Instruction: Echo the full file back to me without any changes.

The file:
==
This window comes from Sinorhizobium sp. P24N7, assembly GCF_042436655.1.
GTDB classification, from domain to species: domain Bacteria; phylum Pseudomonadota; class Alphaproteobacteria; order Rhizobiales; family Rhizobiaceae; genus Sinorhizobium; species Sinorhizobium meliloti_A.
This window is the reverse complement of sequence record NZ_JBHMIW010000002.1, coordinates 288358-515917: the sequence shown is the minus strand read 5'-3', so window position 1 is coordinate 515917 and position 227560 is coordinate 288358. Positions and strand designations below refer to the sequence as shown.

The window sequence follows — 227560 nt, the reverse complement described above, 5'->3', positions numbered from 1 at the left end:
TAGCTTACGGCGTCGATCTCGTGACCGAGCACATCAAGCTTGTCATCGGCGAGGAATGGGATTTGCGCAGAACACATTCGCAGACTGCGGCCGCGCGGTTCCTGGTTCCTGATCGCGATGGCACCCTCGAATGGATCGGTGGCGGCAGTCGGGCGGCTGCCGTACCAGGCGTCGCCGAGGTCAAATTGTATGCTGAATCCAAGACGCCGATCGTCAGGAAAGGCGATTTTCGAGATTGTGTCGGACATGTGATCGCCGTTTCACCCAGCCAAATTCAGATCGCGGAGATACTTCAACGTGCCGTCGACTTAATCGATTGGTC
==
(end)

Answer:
This window comes from Sinorhizobium sp. P24N7, assembly GCF_042436655.1.
GTDB classification, from domain to species: domain Bacteria; phylum Pseudomonadota; class Alphaproteobacteria; order Rhizobiales; family Rhizobiaceae; genus Sinorhizobium; species Sinorhizobium meliloti_A.
This window is the reverse complement of sequence record NZ_JBHMIW010000002.1, coordinates 288358-515917: the sequence shown is the minus strand read 5'-3', so window position 1 is coordinate 515917 and position 227560 is coordinate 288358. Positions and strand designations below refer to the sequence as shown.

The window sequence follows — 227560 nt, the reverse complement described above, 5'->3', positions numbered from 1 at the left end:
TAGCTTACGGCGTCGATCTCGTGACCGAGCACATCAAGCTTGTCATCGGCGAGGAATGGGATTTGCGCAGAACACATTCGCAGACTGCGGCCGCGCGGTTCCTGGTTCCTGATCGCGATGGCACCCTCGAATGGATCGGTGGCGGCAGTCGGGCGGCTGCCGTACCAGGCGTCGCCGAGGTCAAATTGTATGCTGAATCCAAGACGCCGATCGTCAGGAAAGGCGATTTTCGAGATTGTGTCGGACATGTGATCGCCGTTTCACCCAGCCAAATTCAGATCGCGGAGATACTTCAACGTGCCGTCGACTTAATCGATTGGTC